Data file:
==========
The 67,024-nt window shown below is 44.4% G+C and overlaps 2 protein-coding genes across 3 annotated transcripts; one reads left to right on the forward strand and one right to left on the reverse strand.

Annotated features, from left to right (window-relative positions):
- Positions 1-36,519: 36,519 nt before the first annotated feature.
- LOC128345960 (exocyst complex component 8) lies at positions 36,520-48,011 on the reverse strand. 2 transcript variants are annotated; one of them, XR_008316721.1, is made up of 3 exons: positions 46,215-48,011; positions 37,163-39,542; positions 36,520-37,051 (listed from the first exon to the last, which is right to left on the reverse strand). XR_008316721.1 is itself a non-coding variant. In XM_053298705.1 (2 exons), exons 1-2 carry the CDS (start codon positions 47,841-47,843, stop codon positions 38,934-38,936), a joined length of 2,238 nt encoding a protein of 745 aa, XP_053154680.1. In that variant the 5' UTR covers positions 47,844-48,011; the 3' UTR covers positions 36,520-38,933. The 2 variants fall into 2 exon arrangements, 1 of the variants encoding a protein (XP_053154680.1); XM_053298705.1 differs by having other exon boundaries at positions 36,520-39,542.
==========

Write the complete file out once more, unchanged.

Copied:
The 67,024-nt window shown below is 44.4% G+C and overlaps 2 protein-coding genes across 3 annotated transcripts; one reads left to right on the forward strand and one right to left on the reverse strand.

Annotated features, from left to right (window-relative positions):
- Positions 1-36,519: 36,519 nt before the first annotated feature.
- LOC128345960 (exocyst complex component 8) lies at positions 36,520-48,011 on the reverse strand. 2 transcript variants are annotated; one of them, XR_008316721.1, is made up of 3 exons: positions 46,215-48,011; positions 37,163-39,542; positions 36,520-37,051 (listed from the first exon to the last, which is right to left on the reverse strand). XR_008316721.1 is itself a non-coding variant. In XM_053298705.1 (2 exons), exons 1-2 carry the CDS (start codon positions 47,841-47,843, stop codon positions 38,934-38,936), a joined length of 2,238 nt encoding a protein of 745 aa, XP_053154680.1. In that variant the 5' UTR covers positions 47,844-48,011; the 3' UTR covers positions 36,520-38,933. The 2 variants fall into 2 exon arrangements, 1 of the variants encoding a protein (XP_053154680.1); XM_053298705.1 differs by having other exon boundaries at positions 36,520-39,542.